Summary of The Wisdom of Crowds
Copyright © 2004 by James Surowiecki
Published by arrangement with Currency Books/Doubleday, a division of Random House, Inc.
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This well-written bestseller explores the apparent anomaly that crowds of nonexperts seem to be collectively smarter than individual experts or even small groups of experts. This basic insight is at the heart of contemporary financial investment theory, with its emphasis on the difficulty of outguessing the market. Beginning with British scientist Francis Galton’s remarkable discovery in 1906 that a crowd of nonexperts proved surprisingly competent at guessing the weight of an ox, financial columnist and author James Surowiecki skillfully recounts experiments, discoveries and anecdotes that demonstrate productive group thinking. The concept does not come as news to anyone reasonably well read in modern financial literature, but getAbstract recommends this comprehensive, fresh presentation.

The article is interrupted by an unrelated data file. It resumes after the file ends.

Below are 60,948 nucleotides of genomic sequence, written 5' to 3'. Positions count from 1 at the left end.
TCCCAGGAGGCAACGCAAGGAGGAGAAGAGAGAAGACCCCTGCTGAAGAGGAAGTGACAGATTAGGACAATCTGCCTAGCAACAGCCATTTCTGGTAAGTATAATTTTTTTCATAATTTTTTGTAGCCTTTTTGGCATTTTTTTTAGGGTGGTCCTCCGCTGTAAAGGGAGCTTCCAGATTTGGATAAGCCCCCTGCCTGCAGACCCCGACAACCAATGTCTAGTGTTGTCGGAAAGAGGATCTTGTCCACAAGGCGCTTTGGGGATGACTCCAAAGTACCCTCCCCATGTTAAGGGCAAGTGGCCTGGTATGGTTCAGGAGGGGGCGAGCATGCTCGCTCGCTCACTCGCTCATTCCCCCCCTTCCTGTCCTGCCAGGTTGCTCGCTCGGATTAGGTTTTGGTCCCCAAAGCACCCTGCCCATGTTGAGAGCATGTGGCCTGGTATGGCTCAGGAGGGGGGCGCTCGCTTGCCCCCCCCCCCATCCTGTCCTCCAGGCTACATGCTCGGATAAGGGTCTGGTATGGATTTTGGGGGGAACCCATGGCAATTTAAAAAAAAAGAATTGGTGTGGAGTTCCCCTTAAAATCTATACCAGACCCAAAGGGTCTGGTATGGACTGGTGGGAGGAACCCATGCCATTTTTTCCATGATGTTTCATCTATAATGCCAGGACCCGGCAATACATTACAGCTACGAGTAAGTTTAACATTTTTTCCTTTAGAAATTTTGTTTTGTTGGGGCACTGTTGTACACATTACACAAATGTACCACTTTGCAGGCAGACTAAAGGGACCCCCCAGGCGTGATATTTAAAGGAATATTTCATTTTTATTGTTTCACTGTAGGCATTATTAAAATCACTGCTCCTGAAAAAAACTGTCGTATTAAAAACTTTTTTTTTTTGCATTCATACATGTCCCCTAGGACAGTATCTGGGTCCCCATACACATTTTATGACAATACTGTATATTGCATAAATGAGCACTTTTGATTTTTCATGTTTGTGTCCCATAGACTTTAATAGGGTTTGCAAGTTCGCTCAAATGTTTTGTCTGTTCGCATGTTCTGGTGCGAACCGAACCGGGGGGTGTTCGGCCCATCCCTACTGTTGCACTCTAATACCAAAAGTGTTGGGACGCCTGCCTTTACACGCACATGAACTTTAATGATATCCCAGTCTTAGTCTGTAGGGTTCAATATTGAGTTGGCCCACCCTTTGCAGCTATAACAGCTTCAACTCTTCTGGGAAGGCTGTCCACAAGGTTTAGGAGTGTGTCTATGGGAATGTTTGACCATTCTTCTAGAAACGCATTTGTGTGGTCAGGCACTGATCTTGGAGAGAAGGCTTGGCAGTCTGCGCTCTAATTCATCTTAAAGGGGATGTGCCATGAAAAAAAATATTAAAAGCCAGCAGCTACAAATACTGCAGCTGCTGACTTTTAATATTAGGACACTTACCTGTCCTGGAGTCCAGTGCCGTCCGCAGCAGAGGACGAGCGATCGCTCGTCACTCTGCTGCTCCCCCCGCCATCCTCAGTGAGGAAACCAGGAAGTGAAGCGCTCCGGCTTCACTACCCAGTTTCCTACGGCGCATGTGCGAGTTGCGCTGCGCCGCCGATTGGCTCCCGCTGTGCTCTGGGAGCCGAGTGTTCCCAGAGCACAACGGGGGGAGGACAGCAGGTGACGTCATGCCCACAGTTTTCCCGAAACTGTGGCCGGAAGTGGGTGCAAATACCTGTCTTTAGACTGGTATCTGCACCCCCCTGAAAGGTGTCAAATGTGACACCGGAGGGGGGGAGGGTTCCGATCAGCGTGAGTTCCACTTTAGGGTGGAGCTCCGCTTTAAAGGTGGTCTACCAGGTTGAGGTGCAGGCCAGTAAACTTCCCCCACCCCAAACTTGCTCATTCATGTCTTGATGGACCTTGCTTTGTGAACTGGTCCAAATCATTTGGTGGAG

In this summary, you will learn
- Why large groups of people seem to be better than experts when it comes to forecasts, valuation and other tasks;
- How scientists prove that crowds are wise; and
- Why it matters.
About the Author
James Surowiecki is a staff writer at The New Yorker, which publishes his popular business column, "The Financial Page."